# How to find the X coordinate of a point using trigonometry?

1. Sep 20, 2013

### Miroslava89

How to determine the X coordinate of the red point if i know the Y coordinate and the angle between the adjacent side and the hypotenuse in the formed right triangle(see the image)? I don't know the length of the hypotenuse and the adjacent side of the triangle, i know only the angle between the adjacent side and the hypotenuse and the length of the opposite side(the Y coordinate of the red point). Let's say that Y is 40(i.e. the length of the opposite side) and the angle is 35 degrees. How to determine the X coordinate? Or in other words the length of the adjacent side in the triangle. I asked this on stackoverflow.com but the answer i got wasn't helpful at all. It's very simple question, my native language is not english but i think it's pretty clear what i'm asking.

http://img27.imageshack.us/img27/4099/ce4n.png [Broken]

Last edited by a moderator: May 6, 2017
2. Sep 20, 2013

### Office_Shredder

Staff Emeritus
The main trigonometric functions are sin(x), cos(x) and the one you are going to want to use, tan(x). sin(x) is literally the ratio between the opposite side and hypotenuse of a right triangle with an angle of x in it, cos(x) is the ratio between the adjacent side and hypotenuse of a right triangle with an angle of x in it, and tan(x) is the ratio between the opposite and adjacent sides of a right triangle with an angle of x in it.

As a side point, it should be clear that tan(x) = sin(x)/cos(x).

Your example right triangle has an adjacent leg of length X to be determined, the opposite leg has a length of 40, and your angle is 35 degrees. So we have

tan(35) = 40/X
X = 40/tan(35).

You can calculate tan(35) on your calculator (possibly needing the sin(x)/cos(x) thing depending on the type) or by using any of a number of websites. You do have to be careful because there are two ways of measuring angles - radians and degrees - and a lot of places might assume you are inputting your angle in radians. You should try getting tan(35) from a computing source yourself, and the number you should get is very close to .7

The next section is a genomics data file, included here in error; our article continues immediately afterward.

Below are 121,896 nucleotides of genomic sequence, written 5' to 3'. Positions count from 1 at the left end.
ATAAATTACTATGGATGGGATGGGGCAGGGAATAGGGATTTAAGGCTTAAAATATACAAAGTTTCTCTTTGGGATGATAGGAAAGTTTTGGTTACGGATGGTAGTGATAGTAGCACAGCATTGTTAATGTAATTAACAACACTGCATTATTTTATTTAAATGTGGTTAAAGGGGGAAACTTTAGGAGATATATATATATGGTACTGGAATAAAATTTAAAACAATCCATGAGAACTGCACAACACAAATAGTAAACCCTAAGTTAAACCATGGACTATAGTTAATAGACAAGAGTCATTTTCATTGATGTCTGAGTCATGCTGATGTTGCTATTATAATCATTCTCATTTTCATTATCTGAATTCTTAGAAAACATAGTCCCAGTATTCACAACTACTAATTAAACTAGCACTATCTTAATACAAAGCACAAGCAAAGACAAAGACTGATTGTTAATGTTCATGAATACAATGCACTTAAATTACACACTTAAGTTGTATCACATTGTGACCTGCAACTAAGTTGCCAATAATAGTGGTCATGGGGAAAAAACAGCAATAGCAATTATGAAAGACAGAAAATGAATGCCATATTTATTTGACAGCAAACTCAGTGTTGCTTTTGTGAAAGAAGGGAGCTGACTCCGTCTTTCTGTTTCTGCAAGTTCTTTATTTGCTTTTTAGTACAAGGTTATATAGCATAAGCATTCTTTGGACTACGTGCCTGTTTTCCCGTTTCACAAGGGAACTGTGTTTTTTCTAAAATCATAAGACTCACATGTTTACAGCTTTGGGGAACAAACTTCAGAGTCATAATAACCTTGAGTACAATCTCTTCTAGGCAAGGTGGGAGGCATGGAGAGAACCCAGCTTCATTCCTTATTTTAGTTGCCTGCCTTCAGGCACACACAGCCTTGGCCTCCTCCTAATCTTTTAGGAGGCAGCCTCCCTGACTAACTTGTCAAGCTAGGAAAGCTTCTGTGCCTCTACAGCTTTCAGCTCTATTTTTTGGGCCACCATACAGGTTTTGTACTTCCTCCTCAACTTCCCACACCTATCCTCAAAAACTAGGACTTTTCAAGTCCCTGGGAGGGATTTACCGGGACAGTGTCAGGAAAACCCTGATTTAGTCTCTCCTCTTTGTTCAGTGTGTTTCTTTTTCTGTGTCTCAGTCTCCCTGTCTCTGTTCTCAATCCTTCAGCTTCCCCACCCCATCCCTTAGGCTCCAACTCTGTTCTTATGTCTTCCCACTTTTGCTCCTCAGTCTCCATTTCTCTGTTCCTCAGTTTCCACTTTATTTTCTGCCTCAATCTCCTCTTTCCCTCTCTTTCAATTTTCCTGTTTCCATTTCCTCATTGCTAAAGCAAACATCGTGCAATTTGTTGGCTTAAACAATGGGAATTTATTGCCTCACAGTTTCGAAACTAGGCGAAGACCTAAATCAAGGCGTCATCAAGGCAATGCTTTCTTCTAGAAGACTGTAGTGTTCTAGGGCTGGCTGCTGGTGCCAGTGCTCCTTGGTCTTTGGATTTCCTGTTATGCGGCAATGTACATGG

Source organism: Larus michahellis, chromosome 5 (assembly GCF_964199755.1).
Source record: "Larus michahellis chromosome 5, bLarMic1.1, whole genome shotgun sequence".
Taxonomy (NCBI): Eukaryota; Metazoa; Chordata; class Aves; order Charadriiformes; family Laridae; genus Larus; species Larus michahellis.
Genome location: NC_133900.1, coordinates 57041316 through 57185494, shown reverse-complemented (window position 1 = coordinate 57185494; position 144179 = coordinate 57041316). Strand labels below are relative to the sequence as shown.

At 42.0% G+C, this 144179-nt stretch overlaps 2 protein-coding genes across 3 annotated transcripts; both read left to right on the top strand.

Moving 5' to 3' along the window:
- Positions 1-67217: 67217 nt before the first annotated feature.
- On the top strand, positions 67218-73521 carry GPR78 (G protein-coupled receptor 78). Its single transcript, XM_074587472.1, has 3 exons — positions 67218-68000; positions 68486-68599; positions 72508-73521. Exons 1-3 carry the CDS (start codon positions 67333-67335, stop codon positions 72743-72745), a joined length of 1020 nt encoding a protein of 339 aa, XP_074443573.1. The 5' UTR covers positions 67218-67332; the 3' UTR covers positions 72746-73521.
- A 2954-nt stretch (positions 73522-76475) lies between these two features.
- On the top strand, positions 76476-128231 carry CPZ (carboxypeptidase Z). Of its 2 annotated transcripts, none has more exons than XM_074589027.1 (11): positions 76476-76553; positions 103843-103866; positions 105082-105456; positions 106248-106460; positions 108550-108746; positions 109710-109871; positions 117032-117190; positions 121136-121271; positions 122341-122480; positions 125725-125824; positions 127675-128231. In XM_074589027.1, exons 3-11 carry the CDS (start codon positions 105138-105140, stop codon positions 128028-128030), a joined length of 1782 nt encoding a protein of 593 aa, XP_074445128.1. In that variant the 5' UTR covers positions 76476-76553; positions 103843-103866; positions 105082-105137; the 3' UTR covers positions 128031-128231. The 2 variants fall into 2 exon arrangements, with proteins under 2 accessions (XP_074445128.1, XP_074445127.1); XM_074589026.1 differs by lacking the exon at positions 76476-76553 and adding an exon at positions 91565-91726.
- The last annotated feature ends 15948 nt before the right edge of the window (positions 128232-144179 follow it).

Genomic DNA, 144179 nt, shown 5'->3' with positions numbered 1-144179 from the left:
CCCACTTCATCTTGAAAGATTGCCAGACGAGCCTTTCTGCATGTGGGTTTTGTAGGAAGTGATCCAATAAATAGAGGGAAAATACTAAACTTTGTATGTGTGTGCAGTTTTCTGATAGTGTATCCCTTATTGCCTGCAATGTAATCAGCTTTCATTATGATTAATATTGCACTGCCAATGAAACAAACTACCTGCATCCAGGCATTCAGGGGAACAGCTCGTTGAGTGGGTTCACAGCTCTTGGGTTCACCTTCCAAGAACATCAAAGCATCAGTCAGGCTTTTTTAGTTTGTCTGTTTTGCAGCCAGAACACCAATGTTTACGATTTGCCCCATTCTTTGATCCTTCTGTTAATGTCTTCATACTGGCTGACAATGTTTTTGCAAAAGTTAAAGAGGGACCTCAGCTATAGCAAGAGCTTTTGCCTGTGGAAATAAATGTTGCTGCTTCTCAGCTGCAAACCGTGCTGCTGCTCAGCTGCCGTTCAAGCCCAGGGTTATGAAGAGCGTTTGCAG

As an exercise to practice, if that point has an X coordinate of 12 and an angle of 50 degrees, what is the length of the hypotenuse?

3. Sep 20, 2013

### Miroslava89

So, if the adjacent side is 12 and if by "an angle of 50 degrees" you mean the angle formed by the hypotenuse and the adjacent side(like in my drawing), then cos(50) = 12 / hypotenuse => 0.642 = 12 / hypotenuse => 12 / 0.642 = 18.67

Thanks. Actually the answer on the website i mentioned was helpful but i didn't paid much attention to it initially. But your answer is more uuh...descriptive and generally better, so thank you again.

Last edited: Sep 20, 2013
4. Sep 20, 2013

### HallsofIvy

Staff Emeritus
You don't mention tangent which is what Office Shredder said was the function you need. tangent is "opposite side over near side" so, in this xy- coordinate system [itex]tan(\theta)= y/x[/tex]. Given that $$\theta= 35$$ degrees and y= 40, $$x= y/tan(\theta)= 40/tan(35)= 40/.7002$$.

5. Sep 21, 2013

### Office_Shredder

Staff Emeritus
Miro, that looks good to me.

Halls, he didn't use tan because he was answering the other practice question I gave him